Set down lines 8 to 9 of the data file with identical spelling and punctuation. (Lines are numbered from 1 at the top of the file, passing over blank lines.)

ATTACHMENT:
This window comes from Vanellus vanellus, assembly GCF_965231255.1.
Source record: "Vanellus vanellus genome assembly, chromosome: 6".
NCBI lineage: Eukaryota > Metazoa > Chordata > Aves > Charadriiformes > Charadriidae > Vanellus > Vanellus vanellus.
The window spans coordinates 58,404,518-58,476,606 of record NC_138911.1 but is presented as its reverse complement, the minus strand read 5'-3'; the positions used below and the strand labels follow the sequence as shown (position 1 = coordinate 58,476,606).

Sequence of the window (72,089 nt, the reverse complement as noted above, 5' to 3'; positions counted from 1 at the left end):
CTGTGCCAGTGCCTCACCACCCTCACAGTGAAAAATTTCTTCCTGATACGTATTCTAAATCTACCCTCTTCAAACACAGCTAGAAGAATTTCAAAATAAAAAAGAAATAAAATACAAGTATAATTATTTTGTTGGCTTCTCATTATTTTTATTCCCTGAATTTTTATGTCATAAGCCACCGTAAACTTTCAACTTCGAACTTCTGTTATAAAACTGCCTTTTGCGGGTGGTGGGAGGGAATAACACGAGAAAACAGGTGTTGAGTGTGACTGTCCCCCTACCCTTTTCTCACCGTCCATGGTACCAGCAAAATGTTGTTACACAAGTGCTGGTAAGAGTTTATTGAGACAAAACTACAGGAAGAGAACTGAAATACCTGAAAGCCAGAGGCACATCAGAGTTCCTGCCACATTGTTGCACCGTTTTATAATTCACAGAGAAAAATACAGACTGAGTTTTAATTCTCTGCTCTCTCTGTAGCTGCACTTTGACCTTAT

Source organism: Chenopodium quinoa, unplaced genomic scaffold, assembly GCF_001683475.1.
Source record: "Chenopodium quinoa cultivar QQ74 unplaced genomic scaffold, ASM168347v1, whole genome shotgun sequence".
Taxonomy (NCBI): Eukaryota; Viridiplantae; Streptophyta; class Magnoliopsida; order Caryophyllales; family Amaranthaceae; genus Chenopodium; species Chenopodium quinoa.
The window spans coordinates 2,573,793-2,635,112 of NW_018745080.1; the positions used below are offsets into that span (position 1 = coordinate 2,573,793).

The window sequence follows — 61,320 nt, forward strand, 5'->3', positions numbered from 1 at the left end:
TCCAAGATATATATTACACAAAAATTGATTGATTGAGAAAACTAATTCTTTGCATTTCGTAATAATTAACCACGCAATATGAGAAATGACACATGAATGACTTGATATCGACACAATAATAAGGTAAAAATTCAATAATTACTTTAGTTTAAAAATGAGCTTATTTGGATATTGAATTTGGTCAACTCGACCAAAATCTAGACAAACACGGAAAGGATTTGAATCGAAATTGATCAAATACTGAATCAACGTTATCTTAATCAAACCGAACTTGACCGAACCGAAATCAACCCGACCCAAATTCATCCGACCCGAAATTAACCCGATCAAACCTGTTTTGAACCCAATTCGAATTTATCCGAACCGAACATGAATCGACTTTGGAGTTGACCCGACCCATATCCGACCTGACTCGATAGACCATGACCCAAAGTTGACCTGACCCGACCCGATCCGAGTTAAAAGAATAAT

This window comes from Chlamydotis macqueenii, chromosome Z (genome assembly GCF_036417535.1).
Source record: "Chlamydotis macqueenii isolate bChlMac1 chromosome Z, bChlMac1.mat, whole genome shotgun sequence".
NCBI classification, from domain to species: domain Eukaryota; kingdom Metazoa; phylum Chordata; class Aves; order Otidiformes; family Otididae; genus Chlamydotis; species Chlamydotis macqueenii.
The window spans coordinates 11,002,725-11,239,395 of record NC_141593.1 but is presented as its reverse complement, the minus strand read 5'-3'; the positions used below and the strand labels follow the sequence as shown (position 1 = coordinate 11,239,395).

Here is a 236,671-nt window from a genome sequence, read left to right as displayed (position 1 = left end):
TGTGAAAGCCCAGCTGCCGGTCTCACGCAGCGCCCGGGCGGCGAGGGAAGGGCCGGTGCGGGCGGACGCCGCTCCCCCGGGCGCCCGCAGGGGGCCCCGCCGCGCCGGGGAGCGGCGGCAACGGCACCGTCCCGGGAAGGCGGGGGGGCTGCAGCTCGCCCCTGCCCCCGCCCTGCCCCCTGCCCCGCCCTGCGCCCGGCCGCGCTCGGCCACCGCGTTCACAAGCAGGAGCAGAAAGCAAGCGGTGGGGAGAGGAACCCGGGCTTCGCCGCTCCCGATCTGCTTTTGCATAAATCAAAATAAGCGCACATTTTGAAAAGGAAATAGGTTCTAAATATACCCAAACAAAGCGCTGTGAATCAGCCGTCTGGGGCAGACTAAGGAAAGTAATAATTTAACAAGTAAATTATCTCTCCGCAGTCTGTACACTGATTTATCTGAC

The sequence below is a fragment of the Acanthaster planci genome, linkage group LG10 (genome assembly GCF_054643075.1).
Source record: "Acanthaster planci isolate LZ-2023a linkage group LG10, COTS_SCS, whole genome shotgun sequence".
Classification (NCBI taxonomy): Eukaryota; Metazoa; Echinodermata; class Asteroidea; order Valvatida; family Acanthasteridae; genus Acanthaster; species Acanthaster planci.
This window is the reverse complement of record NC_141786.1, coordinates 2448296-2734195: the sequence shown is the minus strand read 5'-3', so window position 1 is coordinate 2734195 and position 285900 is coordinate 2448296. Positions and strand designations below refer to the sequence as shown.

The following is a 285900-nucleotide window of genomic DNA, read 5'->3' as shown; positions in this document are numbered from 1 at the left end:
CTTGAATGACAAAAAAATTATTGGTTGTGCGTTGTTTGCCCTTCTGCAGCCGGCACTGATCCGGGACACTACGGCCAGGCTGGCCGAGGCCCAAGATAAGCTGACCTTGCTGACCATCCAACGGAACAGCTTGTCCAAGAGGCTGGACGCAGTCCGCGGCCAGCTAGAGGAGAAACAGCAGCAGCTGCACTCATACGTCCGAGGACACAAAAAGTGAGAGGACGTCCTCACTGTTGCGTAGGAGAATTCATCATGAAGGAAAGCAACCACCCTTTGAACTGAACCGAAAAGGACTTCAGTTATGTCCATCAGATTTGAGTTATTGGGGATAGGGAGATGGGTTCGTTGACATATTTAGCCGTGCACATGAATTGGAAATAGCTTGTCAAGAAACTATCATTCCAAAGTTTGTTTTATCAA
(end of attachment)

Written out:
Source record: "Chenopodium quinoa cultivar QQ74 unplaced genomic scaffold, ASM168347v1, whole genome shotgun sequence".
Taxonomy (NCBI): Eukaryota; Viridiplantae; Streptophyta; class Magnoliopsida; order Caryophyllales; family Amaranthaceae; genus Chenopodium; species Chenopodium quinoa.